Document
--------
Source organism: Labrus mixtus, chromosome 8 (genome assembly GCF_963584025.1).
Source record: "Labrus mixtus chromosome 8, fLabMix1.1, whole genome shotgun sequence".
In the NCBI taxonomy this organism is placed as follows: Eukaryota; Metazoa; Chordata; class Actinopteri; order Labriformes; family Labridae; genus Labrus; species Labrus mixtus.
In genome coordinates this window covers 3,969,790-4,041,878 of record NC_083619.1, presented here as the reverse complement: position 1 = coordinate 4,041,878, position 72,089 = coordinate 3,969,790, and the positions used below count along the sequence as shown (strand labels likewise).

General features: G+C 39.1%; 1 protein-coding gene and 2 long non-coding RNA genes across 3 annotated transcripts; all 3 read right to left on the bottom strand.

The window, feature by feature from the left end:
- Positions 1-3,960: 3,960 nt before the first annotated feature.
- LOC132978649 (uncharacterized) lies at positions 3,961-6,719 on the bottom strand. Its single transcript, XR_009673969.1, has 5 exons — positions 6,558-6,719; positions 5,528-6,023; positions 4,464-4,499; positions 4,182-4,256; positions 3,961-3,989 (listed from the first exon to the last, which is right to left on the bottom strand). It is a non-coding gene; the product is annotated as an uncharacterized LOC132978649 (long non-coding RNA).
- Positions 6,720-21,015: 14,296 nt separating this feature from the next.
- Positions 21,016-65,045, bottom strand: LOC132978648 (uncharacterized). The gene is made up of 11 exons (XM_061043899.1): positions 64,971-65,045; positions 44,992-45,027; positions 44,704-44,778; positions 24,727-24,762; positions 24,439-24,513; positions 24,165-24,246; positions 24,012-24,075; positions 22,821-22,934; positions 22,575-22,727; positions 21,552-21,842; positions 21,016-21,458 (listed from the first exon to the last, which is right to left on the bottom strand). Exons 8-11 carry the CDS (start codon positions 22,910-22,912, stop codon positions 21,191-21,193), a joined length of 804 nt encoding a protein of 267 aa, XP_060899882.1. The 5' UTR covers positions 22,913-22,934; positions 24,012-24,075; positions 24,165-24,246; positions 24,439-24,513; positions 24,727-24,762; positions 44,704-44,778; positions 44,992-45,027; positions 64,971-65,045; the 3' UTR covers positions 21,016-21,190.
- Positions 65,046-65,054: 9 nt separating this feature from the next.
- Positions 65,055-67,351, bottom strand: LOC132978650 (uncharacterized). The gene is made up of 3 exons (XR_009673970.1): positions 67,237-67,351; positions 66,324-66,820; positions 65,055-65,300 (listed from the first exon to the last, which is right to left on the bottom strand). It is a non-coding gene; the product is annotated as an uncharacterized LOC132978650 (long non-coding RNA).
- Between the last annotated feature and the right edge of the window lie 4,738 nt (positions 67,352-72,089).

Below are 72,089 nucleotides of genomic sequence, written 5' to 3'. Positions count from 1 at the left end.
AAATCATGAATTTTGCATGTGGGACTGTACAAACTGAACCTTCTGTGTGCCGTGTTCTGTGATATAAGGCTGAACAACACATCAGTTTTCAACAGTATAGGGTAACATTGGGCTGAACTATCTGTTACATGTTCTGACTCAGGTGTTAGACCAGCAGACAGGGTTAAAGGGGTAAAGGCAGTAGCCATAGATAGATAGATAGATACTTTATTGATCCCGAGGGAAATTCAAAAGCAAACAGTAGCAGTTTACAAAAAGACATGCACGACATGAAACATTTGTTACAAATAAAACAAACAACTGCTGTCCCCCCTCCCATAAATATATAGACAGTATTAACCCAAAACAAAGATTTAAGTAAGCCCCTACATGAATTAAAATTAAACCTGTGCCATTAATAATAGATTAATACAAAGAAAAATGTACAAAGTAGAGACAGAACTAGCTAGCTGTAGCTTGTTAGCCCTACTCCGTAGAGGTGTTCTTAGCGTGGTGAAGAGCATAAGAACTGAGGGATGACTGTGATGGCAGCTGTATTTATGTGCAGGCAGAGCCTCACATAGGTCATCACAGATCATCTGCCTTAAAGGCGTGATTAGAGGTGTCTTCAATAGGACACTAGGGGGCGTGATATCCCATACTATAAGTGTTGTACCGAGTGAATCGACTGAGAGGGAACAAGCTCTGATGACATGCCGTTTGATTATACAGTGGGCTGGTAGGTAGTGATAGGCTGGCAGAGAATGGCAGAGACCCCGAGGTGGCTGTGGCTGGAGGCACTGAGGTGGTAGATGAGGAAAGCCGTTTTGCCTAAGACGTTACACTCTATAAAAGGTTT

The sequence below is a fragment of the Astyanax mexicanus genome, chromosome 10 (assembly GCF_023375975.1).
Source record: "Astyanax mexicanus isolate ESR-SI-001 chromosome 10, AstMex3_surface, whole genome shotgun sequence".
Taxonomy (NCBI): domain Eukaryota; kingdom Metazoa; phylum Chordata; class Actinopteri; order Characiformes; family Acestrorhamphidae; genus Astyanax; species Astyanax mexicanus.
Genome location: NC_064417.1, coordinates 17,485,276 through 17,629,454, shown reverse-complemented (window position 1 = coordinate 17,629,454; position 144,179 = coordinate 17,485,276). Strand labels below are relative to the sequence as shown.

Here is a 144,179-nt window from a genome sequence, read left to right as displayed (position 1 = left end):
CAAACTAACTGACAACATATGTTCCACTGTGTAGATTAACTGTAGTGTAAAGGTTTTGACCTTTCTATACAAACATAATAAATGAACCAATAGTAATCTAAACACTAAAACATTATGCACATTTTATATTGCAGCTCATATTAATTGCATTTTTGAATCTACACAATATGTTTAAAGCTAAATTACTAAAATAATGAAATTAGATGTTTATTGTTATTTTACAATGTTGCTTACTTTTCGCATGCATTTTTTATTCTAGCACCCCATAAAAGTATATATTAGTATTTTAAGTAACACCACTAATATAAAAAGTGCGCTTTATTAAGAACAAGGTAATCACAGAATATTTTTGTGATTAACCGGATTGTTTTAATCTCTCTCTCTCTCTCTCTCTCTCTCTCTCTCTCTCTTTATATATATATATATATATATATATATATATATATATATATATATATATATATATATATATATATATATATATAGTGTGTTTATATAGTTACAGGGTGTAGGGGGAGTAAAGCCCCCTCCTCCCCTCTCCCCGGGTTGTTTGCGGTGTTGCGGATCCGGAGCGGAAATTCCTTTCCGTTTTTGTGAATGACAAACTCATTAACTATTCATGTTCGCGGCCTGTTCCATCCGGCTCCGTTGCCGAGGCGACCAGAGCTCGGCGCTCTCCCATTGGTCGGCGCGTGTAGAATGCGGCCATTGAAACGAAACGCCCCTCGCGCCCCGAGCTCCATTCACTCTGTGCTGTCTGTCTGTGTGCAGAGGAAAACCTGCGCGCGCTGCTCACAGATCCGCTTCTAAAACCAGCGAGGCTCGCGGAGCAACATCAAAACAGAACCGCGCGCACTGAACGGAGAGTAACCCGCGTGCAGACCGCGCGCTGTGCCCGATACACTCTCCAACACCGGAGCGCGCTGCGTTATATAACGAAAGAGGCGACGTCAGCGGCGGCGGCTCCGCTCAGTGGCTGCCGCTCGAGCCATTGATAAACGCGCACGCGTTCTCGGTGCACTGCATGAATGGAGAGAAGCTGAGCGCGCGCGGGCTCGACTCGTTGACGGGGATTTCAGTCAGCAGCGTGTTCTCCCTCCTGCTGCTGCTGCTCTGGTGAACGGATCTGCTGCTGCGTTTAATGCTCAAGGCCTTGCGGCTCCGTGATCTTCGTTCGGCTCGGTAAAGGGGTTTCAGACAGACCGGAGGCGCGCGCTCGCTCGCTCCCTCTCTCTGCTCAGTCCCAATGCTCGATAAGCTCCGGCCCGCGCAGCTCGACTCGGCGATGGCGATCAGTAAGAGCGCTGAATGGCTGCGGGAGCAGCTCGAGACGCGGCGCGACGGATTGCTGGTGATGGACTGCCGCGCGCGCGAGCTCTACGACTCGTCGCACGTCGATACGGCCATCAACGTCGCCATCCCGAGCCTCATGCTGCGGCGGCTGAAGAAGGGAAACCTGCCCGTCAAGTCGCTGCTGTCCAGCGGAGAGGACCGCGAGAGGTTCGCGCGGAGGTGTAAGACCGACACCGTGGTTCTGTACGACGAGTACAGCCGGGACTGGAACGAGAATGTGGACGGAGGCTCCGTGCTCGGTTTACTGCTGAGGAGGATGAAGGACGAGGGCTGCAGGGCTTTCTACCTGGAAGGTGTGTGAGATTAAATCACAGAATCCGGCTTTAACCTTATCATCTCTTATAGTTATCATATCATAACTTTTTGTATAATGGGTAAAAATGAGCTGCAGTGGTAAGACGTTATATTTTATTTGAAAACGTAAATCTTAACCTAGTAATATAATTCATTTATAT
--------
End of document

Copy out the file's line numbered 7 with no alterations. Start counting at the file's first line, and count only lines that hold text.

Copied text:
- Positions 1-3,960: 3,960 nt before the first annotated feature.